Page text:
Review: Wicked Games

Originally posted @ Wayward.

Wicked Games by George

I find this video magical. And haunting. And really hard to write about.

I saw George’s video at the EDGY WOMEN festival, in a programme curated by Dayna McLeod, the founder and project manager of Wicked Games was one video among 39 others at the festival, created by 26 artists who currently contribute to 52pickupvideos, or who have done so in the past. It’s an amazing online venue for artists, and is open to newcomers who are willing to take on the challenge of making a new video each week, consecutively, for one year.

Wicked Games can be found here:

What is also worth noting about 52pickupvideos is that it invites artists — in the case of George, a dancer and choreographer — to express, experiment and work through video no matter what their background or prior experience with the medium.

Wicked Games stood out for me at the EDGY WOMEN festival screening, though I haven’t found it easy to pin point why or what kind of effect it has had on me. There is something about the seamlessness of this video and careful crafting of sound that makes the video hard to dissect after the fact, though in the moment – watching it – I was fully captivated.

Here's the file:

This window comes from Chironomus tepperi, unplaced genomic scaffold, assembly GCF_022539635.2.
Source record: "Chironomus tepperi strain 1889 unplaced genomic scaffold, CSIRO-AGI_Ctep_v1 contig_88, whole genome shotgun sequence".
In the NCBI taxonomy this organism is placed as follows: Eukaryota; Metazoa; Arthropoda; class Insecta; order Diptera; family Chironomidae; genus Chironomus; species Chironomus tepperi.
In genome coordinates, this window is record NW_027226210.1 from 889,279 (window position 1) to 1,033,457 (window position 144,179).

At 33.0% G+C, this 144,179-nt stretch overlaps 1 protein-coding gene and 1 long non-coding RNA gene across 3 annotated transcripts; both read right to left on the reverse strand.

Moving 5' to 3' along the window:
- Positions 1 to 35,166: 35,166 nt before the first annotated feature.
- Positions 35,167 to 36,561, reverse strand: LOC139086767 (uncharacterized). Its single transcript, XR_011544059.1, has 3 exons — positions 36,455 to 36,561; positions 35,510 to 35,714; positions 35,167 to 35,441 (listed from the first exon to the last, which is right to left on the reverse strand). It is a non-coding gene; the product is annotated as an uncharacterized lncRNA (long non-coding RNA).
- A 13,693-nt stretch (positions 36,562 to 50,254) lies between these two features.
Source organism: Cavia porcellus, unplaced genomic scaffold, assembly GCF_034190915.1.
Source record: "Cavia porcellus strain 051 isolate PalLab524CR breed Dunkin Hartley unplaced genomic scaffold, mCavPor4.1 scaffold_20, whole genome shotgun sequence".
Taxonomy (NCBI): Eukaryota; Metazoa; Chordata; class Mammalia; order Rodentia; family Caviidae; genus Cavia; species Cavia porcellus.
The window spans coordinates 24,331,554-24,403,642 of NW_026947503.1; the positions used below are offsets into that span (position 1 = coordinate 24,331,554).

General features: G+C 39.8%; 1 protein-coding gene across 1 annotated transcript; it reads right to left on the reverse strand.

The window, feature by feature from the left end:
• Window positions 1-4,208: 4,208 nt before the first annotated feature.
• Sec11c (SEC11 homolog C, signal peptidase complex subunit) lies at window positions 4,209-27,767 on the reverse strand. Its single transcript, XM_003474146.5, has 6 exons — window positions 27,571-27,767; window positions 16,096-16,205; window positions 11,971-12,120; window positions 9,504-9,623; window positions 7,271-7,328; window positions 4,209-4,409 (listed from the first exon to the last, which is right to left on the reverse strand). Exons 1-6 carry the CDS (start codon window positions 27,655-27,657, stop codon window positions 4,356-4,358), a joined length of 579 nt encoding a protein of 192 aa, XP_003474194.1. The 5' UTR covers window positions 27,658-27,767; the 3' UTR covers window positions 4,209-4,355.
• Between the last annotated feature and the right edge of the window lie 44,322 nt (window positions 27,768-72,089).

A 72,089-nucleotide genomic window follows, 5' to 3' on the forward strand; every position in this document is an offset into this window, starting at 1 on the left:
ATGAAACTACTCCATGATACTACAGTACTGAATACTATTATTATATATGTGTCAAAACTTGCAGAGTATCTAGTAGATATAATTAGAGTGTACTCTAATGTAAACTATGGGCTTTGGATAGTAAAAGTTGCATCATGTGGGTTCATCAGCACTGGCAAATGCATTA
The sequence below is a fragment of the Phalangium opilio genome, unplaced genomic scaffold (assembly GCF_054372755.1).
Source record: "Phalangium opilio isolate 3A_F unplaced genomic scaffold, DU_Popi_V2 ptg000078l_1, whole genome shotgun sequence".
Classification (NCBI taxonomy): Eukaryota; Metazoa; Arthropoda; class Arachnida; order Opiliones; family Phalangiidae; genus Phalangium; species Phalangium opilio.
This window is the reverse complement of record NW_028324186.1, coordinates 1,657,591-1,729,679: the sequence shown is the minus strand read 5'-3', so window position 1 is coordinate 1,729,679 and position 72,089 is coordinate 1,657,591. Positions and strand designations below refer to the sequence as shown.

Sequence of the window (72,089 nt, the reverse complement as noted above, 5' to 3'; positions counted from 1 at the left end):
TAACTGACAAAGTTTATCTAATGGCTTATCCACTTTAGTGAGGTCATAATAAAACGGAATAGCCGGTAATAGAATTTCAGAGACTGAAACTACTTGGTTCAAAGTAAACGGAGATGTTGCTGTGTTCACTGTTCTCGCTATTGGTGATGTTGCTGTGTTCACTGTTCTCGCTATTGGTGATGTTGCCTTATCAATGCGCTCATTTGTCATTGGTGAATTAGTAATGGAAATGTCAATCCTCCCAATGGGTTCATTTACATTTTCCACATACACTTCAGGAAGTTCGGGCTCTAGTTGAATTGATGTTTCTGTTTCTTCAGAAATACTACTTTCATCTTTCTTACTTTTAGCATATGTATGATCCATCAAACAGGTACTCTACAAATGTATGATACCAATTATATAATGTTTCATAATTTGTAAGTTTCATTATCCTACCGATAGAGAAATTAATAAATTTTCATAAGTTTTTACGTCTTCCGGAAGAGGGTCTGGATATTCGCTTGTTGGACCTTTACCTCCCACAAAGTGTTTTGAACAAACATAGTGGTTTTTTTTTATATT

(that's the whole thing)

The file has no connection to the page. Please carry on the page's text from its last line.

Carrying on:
The plural of ‘Games’ in the title hints at the way this piece is crafted: playful but definitely wicked, too. It captivates and repels. The wicked games in this video are the levels of reality; the intense gaze from the moment the video starts in synch with an accelerated slow-motion that sets the tone and speed of the piece. A swaying man stares into the camera signing Chris Isaak’s Wicked Game over the sound of a very present creaky floor. The man’s gaze is intense but not inviting, and is interrupted by a high contrast black and white version of himself. These ‘interruptions’ bring in an unmistakably iMovie aesthetic to the video, a formal decision that speaks not only to George’s use of video to comment on video, but of editing to comment on movement.

A second chapter begins when the two characters appear in the frame for a forced and constrained dialogue – a gesture marked in the narrative by the ‘main’ character leaning forward, indicating that he is turning on/off the camera. This suggests a new level at which the viewer is expected to interact. The viewer shifts from witness to audience: we are invited to acknowledge the act of recording, the presence of the camera, and a performance that is in itself only made possible by its re-presentation in ‘real time’. In this way, the work demands the attention of its audience, and in turn, the audience makes the work complete.

Mél Hogan, April 7, 2011.